- I was ready to create – Since December of 2015 I have been editing my Moon Cursed series, and if I haven’t mentioned it ever in one of my other posts (I’m sure I have) editing is not my favorite. I love to create, I love the blank page so after almost a year of edit edit edit, I was ready for the breath of fresh air that comes with a new story.
- I broke up my writing sessions – This might be a personal preference, but when I have to write 1,667 words every day I find it hard to write that many at one time (when I have no pressure to write that much I’ll write 3,000 easy peasy). It feels too big, too overwhelming. So, most days I broke up my writing session into two chunks. On work days I would strive to get at least 500 words on my lunch break, while on vacation I did a chunk around lunch time and another chunk around dinner. Over the holidays I literally would write 200 word chunks throughout the day scraping to get every spare moment I could to get those word counts. It helped me not to feel overwhelmed by my goal and it had the extra bonus of allowing my ideas to marinate during the day so by the time my evening session rolled around I was ready to go.
- I picked a great genre – My project for November was a fun, super hero spoof, chapter book, for ages 8-12. It’s silly, it’s lighthearted and it’s in first person perspective. A lot of the book wrote itself. I’ve never written in that genre, for that age group or from that perspective, but I wanted to try them all and I was lucky enough to discover that I love all three of those writing elements. Usually, I feel self conscious about my writing, or feel that my ideas are bigger than my skill level. With this project I was loving what I was writing – so much so that I read my first few chapters to a group of kids that live next door (and they loved it – asked if they could have the first copy of it when it’s published – I nearly cried from happiness). This genre is my element and it is something that just feels like me. I love writing the more serious things – love writing themes that are too mature for children – but I also love being silly and crazy and random and those things come more natural to me than the serious stuff. I didn’t think I wanted to write for this age group, but I might have actually discovered my calling as a writer.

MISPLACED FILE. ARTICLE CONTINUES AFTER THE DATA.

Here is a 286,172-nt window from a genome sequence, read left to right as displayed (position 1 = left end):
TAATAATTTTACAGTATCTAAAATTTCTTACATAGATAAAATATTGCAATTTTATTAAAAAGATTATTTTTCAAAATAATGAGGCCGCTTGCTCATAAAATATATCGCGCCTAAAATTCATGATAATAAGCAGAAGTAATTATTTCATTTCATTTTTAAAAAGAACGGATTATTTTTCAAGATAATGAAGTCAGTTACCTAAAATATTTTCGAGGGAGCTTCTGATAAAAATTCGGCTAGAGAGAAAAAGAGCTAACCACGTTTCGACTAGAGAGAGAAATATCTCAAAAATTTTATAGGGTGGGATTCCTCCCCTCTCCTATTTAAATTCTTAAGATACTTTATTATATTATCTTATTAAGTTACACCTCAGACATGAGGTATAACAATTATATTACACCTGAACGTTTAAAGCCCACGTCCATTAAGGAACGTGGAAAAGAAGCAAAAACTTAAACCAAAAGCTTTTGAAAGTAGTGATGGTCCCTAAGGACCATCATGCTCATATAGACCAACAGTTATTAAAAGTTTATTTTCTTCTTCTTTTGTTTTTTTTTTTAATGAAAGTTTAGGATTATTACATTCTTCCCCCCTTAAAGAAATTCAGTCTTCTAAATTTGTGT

- I had great support – My husband was a huge support, helping prep dinner, encouraging me to get writing when I didn’t feel like it and letting me prioritize myself and my goals above him for a few weeks. He is amazing, and I couldn’t resist giving him a shout out
Don’t get me wrong, November was still hard. There were days – especially towards the end -where I was tired, out of ideas and didn’t think I could do it. I had a lot of moments staring at my screen, forcing words that I knew were no good from my fingers. My story is far from perfect and I am so very very tired at the end of this journey. But I did it – I have a completed draft of my new book and I’m excited to dive back into editing this December.
More than accomplishing the 50,000 words I feel proud that I tackled something new. Even if I’d hated the genre I tried I think I still would have appreciated learning that about myself. Whether you “won” or not, I hope you are proud that you tried, that you wrote anything and that you took steps to pursue your goal of writing. Now go, grab a pillow and a warm beverage and curl up on the couch and enjoy some well earned rest (but not for too long)
Stay Amazing my Friends,